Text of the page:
Productivity in the Workplace
What constitutes productive and counterproductive behavior is often the subject of debate defined by individual perceptions and measures of productivity. What one supervisor views as productive behavior another supervisor may not rank as important or even consider productive. Contrary to this subjective interpretation, productive behavior can be defined in an objective manner.
Defining & Measuring Productive Behavior
Productive behavior refers to behavior that fosters results or achieves goals in the workplace. Productive behaviors are measurable through performance metrics such as output, quality of work, and other standards. Behaviors that increase these measures are said to be productive while those behaviors that decrease these factors are considered counterproductive. Defining productive and counterproductive behavior in this manner dictates the need for some form of performance measure to qualify behaviors in this manner. Without some form of performance standard, any qualification of behavior as productive or counterproductive becomes arbitrary.
Using a performance standard, one can examine workplace behavior with greater accuracy and understanding. Using a performance standard allows a company or researcher to see the impact that productive and counterproductive behaviors have on job performance and the overall performance of an organization. Both forms of behavior can have serious implications for an organization.
The Need to Measure Productive Behavior
Counterproductive behavior has a large impact on job performance. If one views job performance as a representation of employee behaviors contributing to organizational goals, then those behaviors detracting from organizational goals (counterproductive) are numerous (Barrick & Mount, 2005). This range of behavior is seen not just in performance of the job but also in employee interactions such as conversations or attitudes displayed that may positively or negatively impact job performance. This range of productive/counterproductive activities creates a problem of what to measure? Employees wasting time having personal conversations could be considered counterproductive behavior but so too could redundant work practices such as micro management or policies that make employees waste time. Any study of behavior must be focused on the performance of job duties as well as on specific metrics such as efficiency, outputs to inputs, cost per output, and quality standards (Barrick & Mount, 2005).
Without specific measures of job duties gauging behavioral impact on job and organizational performance becomes impossible. Because job and organizational performance are intrinsically tied together, any inaccuracy in measurement of one can adversely impact the ability to realize the cost associated with the other. For example, allowing employees to use social media such as Facebook while at work must be evaluated to know the larger ramifications for organizational performance, which in Salary.com discovered in a survey of 3200 workers that 53% of respondents wasted two or more hours per week on social media and internet searches. These results show the tremendous impact that even innocuous behavior can have, and companies that do not investigate these activities, cannot know the degree of the behavior: productive or counterproductive. By understanding and measuring as many behaviors as possible, companies can create strategies that will alter or enhance these behaviors.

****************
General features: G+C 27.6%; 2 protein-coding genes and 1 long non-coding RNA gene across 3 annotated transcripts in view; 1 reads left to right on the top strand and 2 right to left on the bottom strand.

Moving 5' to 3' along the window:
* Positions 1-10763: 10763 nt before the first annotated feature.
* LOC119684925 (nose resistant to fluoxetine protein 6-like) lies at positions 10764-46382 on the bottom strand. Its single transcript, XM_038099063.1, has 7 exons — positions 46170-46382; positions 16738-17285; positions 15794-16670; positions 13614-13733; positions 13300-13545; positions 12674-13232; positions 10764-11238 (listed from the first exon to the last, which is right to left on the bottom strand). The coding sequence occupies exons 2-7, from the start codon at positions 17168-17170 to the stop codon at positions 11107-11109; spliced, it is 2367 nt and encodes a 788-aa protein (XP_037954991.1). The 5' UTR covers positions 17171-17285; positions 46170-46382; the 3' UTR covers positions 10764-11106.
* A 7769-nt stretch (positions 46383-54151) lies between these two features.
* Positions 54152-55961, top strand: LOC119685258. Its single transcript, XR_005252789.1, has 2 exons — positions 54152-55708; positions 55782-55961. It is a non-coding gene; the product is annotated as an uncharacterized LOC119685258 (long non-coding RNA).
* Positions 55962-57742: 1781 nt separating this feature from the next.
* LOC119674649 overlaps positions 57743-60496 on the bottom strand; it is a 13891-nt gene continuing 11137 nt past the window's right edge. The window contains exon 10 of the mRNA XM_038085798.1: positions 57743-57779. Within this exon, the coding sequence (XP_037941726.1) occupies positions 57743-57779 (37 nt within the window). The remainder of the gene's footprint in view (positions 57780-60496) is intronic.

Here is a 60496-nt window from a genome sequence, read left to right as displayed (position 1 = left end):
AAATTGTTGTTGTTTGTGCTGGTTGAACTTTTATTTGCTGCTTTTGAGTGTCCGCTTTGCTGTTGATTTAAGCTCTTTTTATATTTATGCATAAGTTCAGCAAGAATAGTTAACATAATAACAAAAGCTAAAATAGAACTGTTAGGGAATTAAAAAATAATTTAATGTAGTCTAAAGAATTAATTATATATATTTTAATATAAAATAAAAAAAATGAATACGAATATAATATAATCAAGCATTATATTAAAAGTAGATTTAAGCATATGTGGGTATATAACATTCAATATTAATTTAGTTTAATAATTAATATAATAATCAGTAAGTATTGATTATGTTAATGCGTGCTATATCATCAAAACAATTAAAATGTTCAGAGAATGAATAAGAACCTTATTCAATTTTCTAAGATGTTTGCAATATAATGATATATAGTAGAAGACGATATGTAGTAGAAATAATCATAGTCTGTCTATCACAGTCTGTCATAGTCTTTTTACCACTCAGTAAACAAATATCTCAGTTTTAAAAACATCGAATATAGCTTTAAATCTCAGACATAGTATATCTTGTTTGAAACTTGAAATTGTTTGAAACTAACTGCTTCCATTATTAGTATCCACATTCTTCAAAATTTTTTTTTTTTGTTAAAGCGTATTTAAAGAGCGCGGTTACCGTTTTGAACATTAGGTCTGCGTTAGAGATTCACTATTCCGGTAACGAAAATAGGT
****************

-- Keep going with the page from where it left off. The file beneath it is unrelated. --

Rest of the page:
Understanding the causes of counterproductive behavior allow for strategies, but in order to realize the causes, critical analysis of the workplace must be committed. Because productive strategies are founded in motivation, understanding motivation becomes imperative. This importance in understanding motivation stems from the fact that employees may act counterproductively for a variety of reasons (Noe, Hollenbeck, Gerhart, & Wright, 2007). For instance, if an employee is wasting time on his or her computer it may be due to the fact that the employee is feeling disconnected from his or her job or has no personal stake in the workplace.
In order to motivate employees, organizations must find ways to build value for the employee (Noe, Hollenbeck, Gerhart, & Wright, 2007). This can be done by linking organizational goals with employee goals. With linked organizational and professional goals, employees maintain high levels of satisfaction and motivation, thus promoting productive behavior.
Barrick, M., & Mount , M. K. (2005). Yes personality matters: Moving on to more important matters. Human Performance, 359–372.
Noe, R. A., Hollenbeck, J. R., Gerhart, B., & Wright, P. M. (2007). Fundamentals of Human Resource Management. McGraw-Hill: New York.
Salary. (2018). Why & How Your Employees are Wasting Time at Work. Retrieved from https://www.salary.com/articles/why-how-your-employees-are-wasting-time-at-work/
Article Updated: 02/08/2022